Monday, March 19, 2007


Although it has, horribly, a Screw Top (Pretty Lady was Not Paying Attention, in the wine shop) this bottle of Fish Eye 2004 Shiraz is Not Half Bad.

Which is why Pretty Lady is giving you, free of charge, her cherished, superevolved recipe for Pasta Marinara.

1 can organic tomato puree
1/2 can filtered water
5 large cloves garlic, pressed
grated rind or juice of 1/2 lemon
1 T dried basil, or 1 handful fresh basil, chopped
1 T oregano
3 dried red chili peppers
dash fennel seed
5 fresh scallions, chopped
3-5 fresh plum tomatoes, chopped
3 T extra-virgin olive oil

Mix in large stew pot and simmer for 1 1/2-2 hours. Add some or all:

Italian sausage, in chunks
Mushrooms, sauteed
Eggplant--salted, sweated, brushed with olive oil and grilled over a flame (this can be done over a naked gas burner. Turn on the exhaust fan to avoid setting off fire alarm.)
Artichoke hearts
Black olives

At the end of cooking, add 1/2 glass red wine. Serve over linguini; parmesan or romano cheese optional.

This recipe, Pretty Lady will have you know, has evolved over literally decades of epicurean poverty, and is now, possibly, at its peak of perfection. Treat it respectfully.


Anonymous said...

It's been conclusively proven that the screw top does a better job of protecting the wine from air and is equal to cork in every way when it comes to preserving the wine. Cork is traditional and that's that. Screw tops are very inexpensive and help cut costs in cheap wine. That's going to change. Cork is becoming very difficult to procure and plastics "corks" are very common. Screw tops won't be far behind.

Desert Cat said...


Chris Rywalt said...

Seconding EN, I read somewhere once a winemaker saying that the wine industry really wishes it could get rid of corks. They're relatively expensive and they cause all kinds of problems, like drying out and turning the wine bad, or rotting out. But every time someone tries to convince people that wine without corks is just as good as wine with corks, they fail miserably.

Witness the Box O' Wine, which friends assure me is not bad. Or anyway not as bad as you'd expect from a Box O' Wine.

thimscool said...

Once you polish off the whole box, you'll think it was great!

Anonymous said...

1 T?

I'm a new cook type bungler, so 1 T can mean 1 teaspoon, 1 tablespoon, 1 truck load, or even 1 Mr. T, complete with gold baggage.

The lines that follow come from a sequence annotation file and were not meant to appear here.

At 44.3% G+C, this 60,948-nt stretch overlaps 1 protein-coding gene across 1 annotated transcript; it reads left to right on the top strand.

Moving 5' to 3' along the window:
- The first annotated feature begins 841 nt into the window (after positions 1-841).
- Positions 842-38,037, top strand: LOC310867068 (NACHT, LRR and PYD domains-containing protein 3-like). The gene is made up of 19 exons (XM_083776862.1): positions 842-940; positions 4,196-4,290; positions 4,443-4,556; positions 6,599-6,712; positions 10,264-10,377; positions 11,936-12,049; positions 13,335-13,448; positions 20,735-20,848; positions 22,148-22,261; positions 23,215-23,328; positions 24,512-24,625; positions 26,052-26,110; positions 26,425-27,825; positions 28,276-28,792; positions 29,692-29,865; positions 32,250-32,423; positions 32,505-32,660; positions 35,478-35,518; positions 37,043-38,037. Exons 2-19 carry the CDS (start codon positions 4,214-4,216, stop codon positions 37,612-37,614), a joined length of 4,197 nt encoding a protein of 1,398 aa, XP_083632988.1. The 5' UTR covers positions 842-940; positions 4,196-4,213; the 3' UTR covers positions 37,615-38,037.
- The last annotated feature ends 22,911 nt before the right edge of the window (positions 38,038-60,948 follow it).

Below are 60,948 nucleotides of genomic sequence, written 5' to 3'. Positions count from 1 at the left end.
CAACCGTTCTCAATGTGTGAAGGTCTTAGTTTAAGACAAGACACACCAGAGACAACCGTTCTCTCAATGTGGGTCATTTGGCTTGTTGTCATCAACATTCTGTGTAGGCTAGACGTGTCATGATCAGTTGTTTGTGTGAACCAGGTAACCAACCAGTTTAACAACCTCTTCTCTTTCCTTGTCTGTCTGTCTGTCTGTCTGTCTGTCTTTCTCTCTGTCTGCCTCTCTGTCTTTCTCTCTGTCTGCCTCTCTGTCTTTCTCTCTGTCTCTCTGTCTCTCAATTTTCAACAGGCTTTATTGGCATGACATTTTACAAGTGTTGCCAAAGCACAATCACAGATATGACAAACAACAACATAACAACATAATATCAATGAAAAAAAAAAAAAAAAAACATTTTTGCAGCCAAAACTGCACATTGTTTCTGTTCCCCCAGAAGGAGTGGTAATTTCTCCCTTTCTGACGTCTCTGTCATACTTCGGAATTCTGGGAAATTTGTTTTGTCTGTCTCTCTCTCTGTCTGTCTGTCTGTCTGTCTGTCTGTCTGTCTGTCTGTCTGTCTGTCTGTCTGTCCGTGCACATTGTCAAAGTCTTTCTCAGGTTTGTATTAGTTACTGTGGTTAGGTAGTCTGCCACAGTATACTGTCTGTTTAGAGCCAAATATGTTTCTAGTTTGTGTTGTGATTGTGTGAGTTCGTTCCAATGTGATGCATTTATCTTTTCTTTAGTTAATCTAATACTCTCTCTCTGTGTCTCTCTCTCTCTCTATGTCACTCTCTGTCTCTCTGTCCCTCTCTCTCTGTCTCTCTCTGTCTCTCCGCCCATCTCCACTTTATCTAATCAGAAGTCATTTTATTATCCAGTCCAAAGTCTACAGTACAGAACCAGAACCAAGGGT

I am trying it out, and assuming 1 T is 1 teaspoon.


little "t" = teaspoon?
Big "T" = tablespoon?

Pretty Lady said...

Big T=Tablespoon.

Pretty Lady doesn't muck around with namby-pamby spices. It's all about Commitment.

Desert Cat said...

bobert, didn't you take home ec in high school?

k said...

One more example of how my marginally higher age (48) vs. many other bloggers lead to a world of difference in certain social experiences.

When I first entered high school, girls were not allowed to take shop (Industrial Arts) or drafting, and boys were not allowed to take home ec.

Then, in a year or two, girls had to take shop - and boys could take home ec, if they wanted.

They had us do different projects from the boys though, and isolated us in a separate corner of the room. We were supposed to take a piece of wood and sand it until it magically turned into an official Cutting Board. There was zero actual teaching involved. Zero.

I had envisioned someone explaining things like Righty Tighty/Lefty Loosie, the difference between slot and Phillips Head screwdrivers, when to screw vs. when to use nails, what are the various wrenches, how and when to use them, how to cut the piece of wood in the first place (the pieces were just handed out to the girls, pre-cut by some invisible and mysterious process), how to choose the right sandpapers (again, handed out without any explanation), when and how to stain wood, oh on and on...

I had been so happy we were going to finally learn something. I was so very disappointed. I felt like they were making fun of us.

Because they were. Sometimes they didn't even bother hiding it. Or hiding their fury and hatred at our intrusion.

I love to cook. But I absolutely DETESTED Home Ec. Most of it revolved around teaching us to be servile and submissive to some future husband, rather than truly running a household. Running a household is a very important skill for every one of us.

To me, to love a man is not possible under those servile and submissive roles. My man is my peer. He has no more right to control me than I have to control him. Don't get me wrong here: I want to treat him like a king. But he must deserve it, and he must treat me like a queen. And I must make sure to deserve that, too.

I ended up, over the years, teaching myself bricklaying out of books. On all the other *guy stuff* things, I learned as best I could from reading, from people around me, and by experimenting. Unfortunately, except for the masonry work, my attempts at self-education have largely fallen short. I'm quite skilled at some things, but there are so many gaps and unanswered questions still.

Walter is a wonderful help, even though - as he is the first to tell us - he is not a good teacher. He is, however, logical and well taught himself, and sees no sense at all in those forced stereotypical roles.

Still, there's enough of the European in him still to have needed some...adjustment to me.

That, luckily, went very well.

Now...Your recipe looks ever so similar to mine! Except, since my major food group is Onions and Garlic, I must add a very large quantity of onion, and I usually translate *cloves* of garlic into *whole heads*.

Hmmm. I see a nice pan of lasagne in my future...

Chris Rywalt said...

namby-pamby spices

I suspect most Italians would be quite surprised by the chile peppers.

Chris Rywalt said...

When I went to school, we didn't have Home Ec any more. I did have wood shop and metal shop, though, along with girls. And photography.

My father was an auto mechanic (he retired) and all-around handy guy. He does carpentry, plumbing, cars, whatever. Somehow or other -- maybe because I actively avoided it -- this knowledge didn't transfer to me.